So, that’s thats a few little projects completed to brighten up the home or other people’s days. I know that one little bat has found its way into prime cuddling position as it has been taken to bed as a cuddle pal over the last few days. I hope it shan’t be too long before I am able to give the there bat to my ma, as needing to stay at home rumbles on.
I hope that you are well, staying safe, and have a little bit of brightness in your home today.
We don’t just have pyjama days anymore. My little boy in particular, likes to have whole pyjama weeks since we started lockdown. Pyjamas are the most comfortable clothes that we own, and right now comfort is very much sought after. Because of this we have found ourselves needing a few more sets of pyjamas now that they were being worn both day and night and into the humid summer.
As the weather was warming up we really wanted some nice short pyjamas to help with being as comfortable as possible in the heat, but all of the shops were sold out online (I assume because of everyone having pyjama weeks) and fresh on the success of my self-sewn slippers I decided that I should try to make some pyjamas myself. My son really loves the deep fabric waistband style of knit cotton trousers that brands such as Maxamorra make, so I looked around for a shorts style as close to that as possible and found the MadeByMe shorts pattern on Etsy to print at home.
The pattern seems to take a lot less fabric than the simple straight wide leg style shorts, which allowed me to squeeze more pieces out of the fabric that I had (fabric, by the way, that I bought when my little boy was less than a year old, when I was put off sewing by a simple length of fold-over-elastic (a story for later*).
Because I was able to spend a bit of time shuffling my pattern pieces around my fabric, I was able to squeeze two pairs of shorts and a pyjama vest out of the fabric I had, though I cut the fabric so tight that I had to make all of the bands and shorts cuffs from some contrast ribbing.
Buoyed up by making something wearable and practical I decided to cut into the only other bit of knit fabric that I possessed: some dinosaur fabric that I also bought for baby clothes before getting too nervous. I managed to squeeze another couple of pairs of shorts, a pyjama vest and a short sleeved pyjama top from this second piece.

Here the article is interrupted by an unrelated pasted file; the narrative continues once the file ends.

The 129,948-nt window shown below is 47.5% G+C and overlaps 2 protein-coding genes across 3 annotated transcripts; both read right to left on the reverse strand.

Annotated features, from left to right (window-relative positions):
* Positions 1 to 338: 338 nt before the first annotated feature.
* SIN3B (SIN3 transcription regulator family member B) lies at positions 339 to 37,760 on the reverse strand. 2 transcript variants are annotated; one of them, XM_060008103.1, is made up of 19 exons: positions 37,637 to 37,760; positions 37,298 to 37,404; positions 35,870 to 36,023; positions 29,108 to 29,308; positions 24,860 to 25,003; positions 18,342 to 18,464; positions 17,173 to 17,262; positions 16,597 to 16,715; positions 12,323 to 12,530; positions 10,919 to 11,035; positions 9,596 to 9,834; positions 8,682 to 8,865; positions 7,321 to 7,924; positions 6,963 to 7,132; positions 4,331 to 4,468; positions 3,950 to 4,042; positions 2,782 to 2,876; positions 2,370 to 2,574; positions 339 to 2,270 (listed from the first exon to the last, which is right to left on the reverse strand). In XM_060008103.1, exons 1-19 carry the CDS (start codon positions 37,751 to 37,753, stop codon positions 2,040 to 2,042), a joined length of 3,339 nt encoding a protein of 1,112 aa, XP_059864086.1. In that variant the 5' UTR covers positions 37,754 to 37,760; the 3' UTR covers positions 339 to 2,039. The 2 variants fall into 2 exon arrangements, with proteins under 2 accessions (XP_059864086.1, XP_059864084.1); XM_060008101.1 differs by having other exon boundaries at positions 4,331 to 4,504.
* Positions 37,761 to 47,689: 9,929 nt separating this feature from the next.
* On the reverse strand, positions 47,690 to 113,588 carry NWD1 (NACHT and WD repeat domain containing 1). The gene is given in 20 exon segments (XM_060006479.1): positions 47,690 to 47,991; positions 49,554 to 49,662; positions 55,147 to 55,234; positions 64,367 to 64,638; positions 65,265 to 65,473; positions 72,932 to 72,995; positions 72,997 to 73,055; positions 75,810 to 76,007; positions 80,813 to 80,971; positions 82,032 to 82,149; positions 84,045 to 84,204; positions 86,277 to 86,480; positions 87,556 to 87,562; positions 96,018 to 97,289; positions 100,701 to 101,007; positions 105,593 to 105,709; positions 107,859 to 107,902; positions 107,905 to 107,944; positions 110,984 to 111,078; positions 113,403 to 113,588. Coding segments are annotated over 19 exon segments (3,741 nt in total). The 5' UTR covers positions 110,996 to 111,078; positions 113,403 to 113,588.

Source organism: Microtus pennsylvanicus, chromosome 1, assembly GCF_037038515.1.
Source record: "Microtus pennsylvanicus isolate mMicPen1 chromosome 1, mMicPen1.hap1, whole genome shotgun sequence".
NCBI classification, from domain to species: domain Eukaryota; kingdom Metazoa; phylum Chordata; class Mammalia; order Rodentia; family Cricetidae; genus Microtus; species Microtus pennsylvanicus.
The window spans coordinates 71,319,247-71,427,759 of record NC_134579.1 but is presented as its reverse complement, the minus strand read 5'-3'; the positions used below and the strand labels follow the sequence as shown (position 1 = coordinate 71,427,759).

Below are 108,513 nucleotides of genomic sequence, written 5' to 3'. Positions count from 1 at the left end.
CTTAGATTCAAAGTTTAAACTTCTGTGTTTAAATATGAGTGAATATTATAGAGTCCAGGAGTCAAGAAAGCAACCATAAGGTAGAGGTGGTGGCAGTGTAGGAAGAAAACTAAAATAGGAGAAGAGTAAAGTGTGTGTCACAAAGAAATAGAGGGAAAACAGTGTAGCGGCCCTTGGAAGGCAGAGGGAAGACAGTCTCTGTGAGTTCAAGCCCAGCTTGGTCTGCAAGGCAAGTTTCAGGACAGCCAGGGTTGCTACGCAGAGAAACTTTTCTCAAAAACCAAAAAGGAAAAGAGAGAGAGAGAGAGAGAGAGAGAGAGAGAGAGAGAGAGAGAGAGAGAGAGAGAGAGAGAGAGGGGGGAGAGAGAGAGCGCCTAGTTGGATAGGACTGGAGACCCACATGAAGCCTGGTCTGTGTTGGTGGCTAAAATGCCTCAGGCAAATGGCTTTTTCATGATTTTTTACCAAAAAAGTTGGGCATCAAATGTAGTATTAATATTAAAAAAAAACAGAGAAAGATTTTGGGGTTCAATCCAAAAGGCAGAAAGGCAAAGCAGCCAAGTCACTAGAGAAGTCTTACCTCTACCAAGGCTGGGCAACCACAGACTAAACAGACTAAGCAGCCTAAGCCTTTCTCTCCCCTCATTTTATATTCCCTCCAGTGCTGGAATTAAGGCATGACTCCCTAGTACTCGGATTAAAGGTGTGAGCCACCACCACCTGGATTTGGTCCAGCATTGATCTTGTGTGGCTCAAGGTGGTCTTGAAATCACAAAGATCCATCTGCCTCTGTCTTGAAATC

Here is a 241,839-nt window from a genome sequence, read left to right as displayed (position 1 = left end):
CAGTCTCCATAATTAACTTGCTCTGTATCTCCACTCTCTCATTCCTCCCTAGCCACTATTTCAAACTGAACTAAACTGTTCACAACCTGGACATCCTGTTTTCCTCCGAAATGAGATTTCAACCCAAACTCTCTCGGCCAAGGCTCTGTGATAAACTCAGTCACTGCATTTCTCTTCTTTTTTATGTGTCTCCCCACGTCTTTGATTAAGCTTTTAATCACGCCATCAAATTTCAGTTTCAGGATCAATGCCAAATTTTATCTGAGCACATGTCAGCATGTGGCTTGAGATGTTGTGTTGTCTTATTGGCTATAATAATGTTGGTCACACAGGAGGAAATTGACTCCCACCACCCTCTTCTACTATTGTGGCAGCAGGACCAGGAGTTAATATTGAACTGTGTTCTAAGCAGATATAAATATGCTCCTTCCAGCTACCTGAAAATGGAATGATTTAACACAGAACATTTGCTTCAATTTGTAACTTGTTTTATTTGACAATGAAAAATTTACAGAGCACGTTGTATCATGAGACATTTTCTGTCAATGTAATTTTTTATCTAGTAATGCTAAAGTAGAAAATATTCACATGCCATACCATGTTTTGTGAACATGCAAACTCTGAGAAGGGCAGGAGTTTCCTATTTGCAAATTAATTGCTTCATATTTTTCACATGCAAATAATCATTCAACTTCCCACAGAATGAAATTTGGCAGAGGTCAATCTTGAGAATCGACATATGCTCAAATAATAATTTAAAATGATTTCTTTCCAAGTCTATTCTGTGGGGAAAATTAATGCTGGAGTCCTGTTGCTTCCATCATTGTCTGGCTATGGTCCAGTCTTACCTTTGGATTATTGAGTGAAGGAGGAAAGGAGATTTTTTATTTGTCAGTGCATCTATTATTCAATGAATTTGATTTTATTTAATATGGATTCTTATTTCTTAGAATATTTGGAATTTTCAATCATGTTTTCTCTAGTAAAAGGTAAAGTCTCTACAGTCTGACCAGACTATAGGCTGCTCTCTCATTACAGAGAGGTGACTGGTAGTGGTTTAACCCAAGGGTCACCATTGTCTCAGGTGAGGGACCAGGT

The second pair of pyjama shorts (which are currently in the wash) are almost identical to the ones above with the one difference being that the shorts cuffs are made from the dinosaur fabric, to prevent as much fabric waste as possible.
The pyjama vests for both sets are made using another MadeByMe pattern for ‘tank top & shorts’. The patterns I have tried from this seller seem to be well produced and true to size, with some patterns providing layered PDFs for single size printing.
Because my little boy is tall and slim, I have used the size 5-6 shorts but used the age 2-3 waistband. Otherwise, the patterns are made to the pattern specifications for the 5-6 size.
The T-shirt is a mod of the vest pattern, adapting the pattern pieces to widen the shoulders and adjust the neckline very slightly, and to add a short sleeve.
I have sewn all of the pyjama pieces almost entirely using the overlocker, an achievement of which I am quite proud, not for the element of skill but of bravery. Friends, I have even had to buy new thread cones because I have been using it so much! I only swapped to the standard sewing machine to finish the bottom hems with a twin needle.
I still have refinements to make in trying to find the balance between the tunnelling and the degree of stretch I want from the twin needle, and trying the woolly nylon (which I have owned for ages and always forget about) in the bobbin, but these are mere tweaks. For now we have lots of lovely pyjamas and some more pyjama weeks ahead.
*Four years ago I was making an envelope-neck style t-shirt for a 6 month old and had no overlocker, twin needle or knit bias binding, etc, and somebody told me that the best thing to use was fold-over elastic. I really couldn’t stand working with that stuff and found it so bulky on such a tiny garment that I decided sewing children’s clothing was not for me. A silly thought, I know, and it has taken me until now, until a scarcity of pyjamas of all things, to rectify this wrongthink.